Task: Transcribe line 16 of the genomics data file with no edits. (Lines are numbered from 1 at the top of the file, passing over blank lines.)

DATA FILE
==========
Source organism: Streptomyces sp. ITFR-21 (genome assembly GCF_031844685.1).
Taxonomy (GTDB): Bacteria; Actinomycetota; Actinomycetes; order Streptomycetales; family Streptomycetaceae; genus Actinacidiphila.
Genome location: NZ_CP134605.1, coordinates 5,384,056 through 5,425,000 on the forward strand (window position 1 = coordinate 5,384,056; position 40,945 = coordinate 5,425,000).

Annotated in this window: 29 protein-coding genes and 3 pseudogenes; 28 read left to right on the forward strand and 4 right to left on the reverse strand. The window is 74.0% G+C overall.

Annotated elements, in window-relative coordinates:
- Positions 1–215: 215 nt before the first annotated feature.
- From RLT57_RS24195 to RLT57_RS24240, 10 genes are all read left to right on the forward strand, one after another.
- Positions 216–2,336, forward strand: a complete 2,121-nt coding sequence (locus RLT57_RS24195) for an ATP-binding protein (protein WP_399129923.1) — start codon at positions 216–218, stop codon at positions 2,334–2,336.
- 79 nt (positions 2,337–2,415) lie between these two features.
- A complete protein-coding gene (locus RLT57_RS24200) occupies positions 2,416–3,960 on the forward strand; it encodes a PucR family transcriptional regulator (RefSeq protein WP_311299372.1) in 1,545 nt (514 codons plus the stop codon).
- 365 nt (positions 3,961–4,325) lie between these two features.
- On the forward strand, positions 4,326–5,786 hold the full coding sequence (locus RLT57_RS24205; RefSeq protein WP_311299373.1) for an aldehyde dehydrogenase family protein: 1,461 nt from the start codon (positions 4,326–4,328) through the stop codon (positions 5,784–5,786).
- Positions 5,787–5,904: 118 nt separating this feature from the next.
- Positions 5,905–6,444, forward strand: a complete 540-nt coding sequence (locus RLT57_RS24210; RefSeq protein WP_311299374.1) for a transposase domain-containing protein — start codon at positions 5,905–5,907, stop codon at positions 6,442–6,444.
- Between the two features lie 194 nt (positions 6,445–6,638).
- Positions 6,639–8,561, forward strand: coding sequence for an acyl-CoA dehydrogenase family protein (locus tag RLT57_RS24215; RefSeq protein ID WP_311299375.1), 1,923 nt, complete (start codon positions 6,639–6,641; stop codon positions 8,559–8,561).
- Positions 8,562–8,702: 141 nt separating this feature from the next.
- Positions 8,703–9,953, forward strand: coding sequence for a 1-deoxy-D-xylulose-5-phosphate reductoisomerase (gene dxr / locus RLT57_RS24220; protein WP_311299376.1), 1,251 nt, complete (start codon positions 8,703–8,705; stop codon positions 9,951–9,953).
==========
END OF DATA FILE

- Positions 6,639–8,561, forward strand: coding sequence for an acyl-CoA dehydrogenase family protein (locus tag RLT57_RS24215; RefSeq protein ID WP_311299375.1), 1,923 nt, complete (start codon positions 6,639–6,641; stop codon positions 8,559–8,561).